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Old 04-27-2009, 09:01 PM   #46
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Originally Posted by Fernando- View Post
Calm down people, measures are being taken to get rid of this thing. The world is not going to end.
Everyone in here is already calm - we're just discussing it.
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Old 04-27-2009, 09:06 PM   #47
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I'm questioning if it is a cultural genetic mutation of some kind. As an example, it was noted that a disease that ravaged Scotland centuries ago left the remaining population, genetically, with a lower life expectancy, as the adaptation that caused the population to resist the illness also lowered their lifespan. Of course, over time now, it's becoming less relevant, as these genes become diluted.

A more contemporary example, the mutation that causes some people to be resistant to HIV infection happens to make them also highly susceptible to the most severe effects of the West Nile Virus infection. Likewise, the mutation that causes malaria resistance amongst some of those of African descent also leads to sickle cell anemia, if two carriers of the gene have children.

Anyway, that's just a thought of mine. Who knows if it has any credence, but it is possible that many Mexicans genetically acquired resistance to a long, lost infection from ages ago that has inadvertently made them more susceptible to this infection.
melon, have you checked out this site? Effect Measure I think it's right up your alley - all scientists, doctors and health care professionals. They've already had accurate inside information before it's been announced publicly. They were talking about this theory, too, but I can't find it now. But I think you'll find some of the discussions interesting, including the comments that follow the articles.
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Old 04-27-2009, 09:17 PM   #48
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Im worried as hell now. Ive been feeling rough since the weekend and just now i seen this on google news.

UK on alert after suspected swine flu hits Manchester - Times Online

Sale is my hometown and i was down there in the weekend.
I missed this earlier. How are you?
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Old 04-27-2009, 10:27 PM   #49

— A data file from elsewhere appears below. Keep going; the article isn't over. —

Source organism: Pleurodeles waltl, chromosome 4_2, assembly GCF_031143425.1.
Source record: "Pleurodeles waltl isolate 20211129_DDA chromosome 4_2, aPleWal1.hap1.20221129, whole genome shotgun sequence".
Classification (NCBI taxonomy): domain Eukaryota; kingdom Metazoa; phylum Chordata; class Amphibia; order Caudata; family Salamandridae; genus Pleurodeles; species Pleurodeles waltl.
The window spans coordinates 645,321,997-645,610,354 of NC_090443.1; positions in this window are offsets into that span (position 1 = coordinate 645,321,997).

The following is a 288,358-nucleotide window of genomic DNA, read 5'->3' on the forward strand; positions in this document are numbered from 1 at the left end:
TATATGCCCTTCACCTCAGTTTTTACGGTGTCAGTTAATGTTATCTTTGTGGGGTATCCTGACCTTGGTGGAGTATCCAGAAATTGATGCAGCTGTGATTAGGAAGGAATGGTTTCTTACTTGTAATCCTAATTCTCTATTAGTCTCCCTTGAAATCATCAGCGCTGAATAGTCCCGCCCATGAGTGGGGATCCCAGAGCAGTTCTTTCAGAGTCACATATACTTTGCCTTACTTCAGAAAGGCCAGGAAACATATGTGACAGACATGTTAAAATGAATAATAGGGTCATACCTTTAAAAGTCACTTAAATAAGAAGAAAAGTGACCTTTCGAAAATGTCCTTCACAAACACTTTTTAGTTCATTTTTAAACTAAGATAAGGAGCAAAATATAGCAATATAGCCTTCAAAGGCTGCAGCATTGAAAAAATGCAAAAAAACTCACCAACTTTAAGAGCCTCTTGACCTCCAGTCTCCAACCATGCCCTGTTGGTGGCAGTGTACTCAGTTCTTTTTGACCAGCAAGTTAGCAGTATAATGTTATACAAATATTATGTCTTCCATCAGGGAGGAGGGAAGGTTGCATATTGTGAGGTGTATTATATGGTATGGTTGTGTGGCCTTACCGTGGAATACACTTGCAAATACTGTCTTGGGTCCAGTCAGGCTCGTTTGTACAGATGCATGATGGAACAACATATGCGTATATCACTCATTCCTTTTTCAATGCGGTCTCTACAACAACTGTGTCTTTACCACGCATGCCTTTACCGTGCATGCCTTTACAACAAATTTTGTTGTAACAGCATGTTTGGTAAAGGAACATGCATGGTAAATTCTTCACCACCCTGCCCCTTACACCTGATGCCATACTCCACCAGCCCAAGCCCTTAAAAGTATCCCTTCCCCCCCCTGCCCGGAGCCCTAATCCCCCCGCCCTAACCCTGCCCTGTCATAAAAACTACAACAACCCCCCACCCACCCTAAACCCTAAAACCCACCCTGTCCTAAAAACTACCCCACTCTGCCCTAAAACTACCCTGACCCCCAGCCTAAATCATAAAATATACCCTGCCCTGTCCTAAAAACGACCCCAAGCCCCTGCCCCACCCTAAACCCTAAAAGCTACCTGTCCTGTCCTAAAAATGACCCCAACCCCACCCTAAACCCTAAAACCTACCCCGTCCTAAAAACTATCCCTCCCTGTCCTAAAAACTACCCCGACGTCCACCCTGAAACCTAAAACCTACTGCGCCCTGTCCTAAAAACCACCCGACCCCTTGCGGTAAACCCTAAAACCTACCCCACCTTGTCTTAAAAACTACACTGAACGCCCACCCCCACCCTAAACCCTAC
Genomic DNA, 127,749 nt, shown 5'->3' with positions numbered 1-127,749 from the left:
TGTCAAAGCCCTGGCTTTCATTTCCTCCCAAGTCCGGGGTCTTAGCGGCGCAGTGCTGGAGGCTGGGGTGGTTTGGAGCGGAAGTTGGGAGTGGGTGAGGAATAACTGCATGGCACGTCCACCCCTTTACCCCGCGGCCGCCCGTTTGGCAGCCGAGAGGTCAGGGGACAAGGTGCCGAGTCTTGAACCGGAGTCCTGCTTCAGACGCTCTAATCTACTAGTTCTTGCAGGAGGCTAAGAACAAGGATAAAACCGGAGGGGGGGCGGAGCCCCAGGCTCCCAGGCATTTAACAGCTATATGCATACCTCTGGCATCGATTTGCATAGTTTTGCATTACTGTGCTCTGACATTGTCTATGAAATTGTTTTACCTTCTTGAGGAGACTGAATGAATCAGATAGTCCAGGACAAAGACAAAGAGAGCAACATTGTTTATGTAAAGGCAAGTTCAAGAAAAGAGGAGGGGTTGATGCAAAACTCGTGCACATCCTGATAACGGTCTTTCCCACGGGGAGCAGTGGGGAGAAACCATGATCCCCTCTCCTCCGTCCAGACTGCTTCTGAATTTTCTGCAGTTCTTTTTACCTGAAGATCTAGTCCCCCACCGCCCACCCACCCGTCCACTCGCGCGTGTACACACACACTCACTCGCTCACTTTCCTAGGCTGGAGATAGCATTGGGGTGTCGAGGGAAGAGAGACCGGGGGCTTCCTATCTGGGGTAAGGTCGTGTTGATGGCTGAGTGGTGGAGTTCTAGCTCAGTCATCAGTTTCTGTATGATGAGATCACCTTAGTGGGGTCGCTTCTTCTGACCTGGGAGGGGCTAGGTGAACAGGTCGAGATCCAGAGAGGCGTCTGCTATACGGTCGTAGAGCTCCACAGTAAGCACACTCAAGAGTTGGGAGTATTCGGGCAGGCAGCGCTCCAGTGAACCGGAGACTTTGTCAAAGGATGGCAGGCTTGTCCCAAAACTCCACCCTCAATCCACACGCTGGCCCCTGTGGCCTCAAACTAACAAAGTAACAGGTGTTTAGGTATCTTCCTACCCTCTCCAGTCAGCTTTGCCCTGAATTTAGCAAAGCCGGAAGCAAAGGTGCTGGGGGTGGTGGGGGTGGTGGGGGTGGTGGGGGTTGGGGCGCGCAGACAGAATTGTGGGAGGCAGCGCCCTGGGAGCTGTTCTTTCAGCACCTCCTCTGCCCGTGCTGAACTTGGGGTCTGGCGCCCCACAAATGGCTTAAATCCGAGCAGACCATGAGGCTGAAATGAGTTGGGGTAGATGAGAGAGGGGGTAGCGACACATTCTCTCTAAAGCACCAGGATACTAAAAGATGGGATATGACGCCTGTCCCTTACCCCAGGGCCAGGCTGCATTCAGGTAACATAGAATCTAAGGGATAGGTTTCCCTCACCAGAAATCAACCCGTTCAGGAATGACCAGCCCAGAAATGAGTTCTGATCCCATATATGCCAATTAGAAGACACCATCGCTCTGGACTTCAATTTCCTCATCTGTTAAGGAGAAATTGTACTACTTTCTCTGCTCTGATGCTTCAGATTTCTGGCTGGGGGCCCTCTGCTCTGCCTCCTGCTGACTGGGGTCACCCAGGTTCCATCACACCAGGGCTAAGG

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Everyone in here is already calm - we're just discussing it.
I said it because there's some people around here being scared and think that they might get it.
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Old 04-28-2009, 03:05 AM   #50
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We have flu outbreaks every year, and always hundreds of people die from it, mostly old people. The pharma companies always stir hysteria by urging people to get vaccination, but me and most people I know have never had any flu vaccines and I have never got the flu, nor do I know anyone who has ever had the "real" flu. It's the same game every year at the same time.

The flu virus mutates every year, so new vaccines have to be developed. I've heard a report this morning that the "regular" flu is much more aggressive than the new "swine flu". The problem is that the swine flu has the potential to spread quickly, but it can easily be treated and the symptoms are not very bad. If you're already sick and have a weak immune system, every cold will affect you, but if you're healthy, you can deal with a virus like that. We had the bird flu a couple of years back and the media was spreading panick, in the end nothing happened and it was forgotten after a couple of weeks.
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Old 04-28-2009, 11:46 AM   #51
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perhaps the cure for the pig flu is bacon. that would be awesome.

at least we can finally stop talking about MRSA
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Old 04-28-2009, 04:59 PM   #52
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Old 04-28-2009, 06:25 PM   #53
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Originally Posted by last unicorn View Post
We have flu outbreaks every year, and always hundreds of people die from it, mostly old people. The pharma companies always stir hysteria by urging people to get vaccination, but me and most people I know have never had any flu vaccines and I have never got the flu, nor do I know anyone who has ever had the "real" flu. It's the same game every year at the same time.

The flu virus mutates every year, so new vaccines have to be developed. I've heard a report this morning that the "regular" flu is much more aggressive than the new "swine flu". The problem is that the swine flu has the potential to spread quickly, but it can easily be treated and the symptoms are not very bad. If you're already sick and have a weak immune system, every cold will affect you, but if you're healthy, you can deal with a virus like that. We had the bird flu a couple of years back and the media was spreading panick, in the end nothing happened and it was forgotten after a couple of weeks.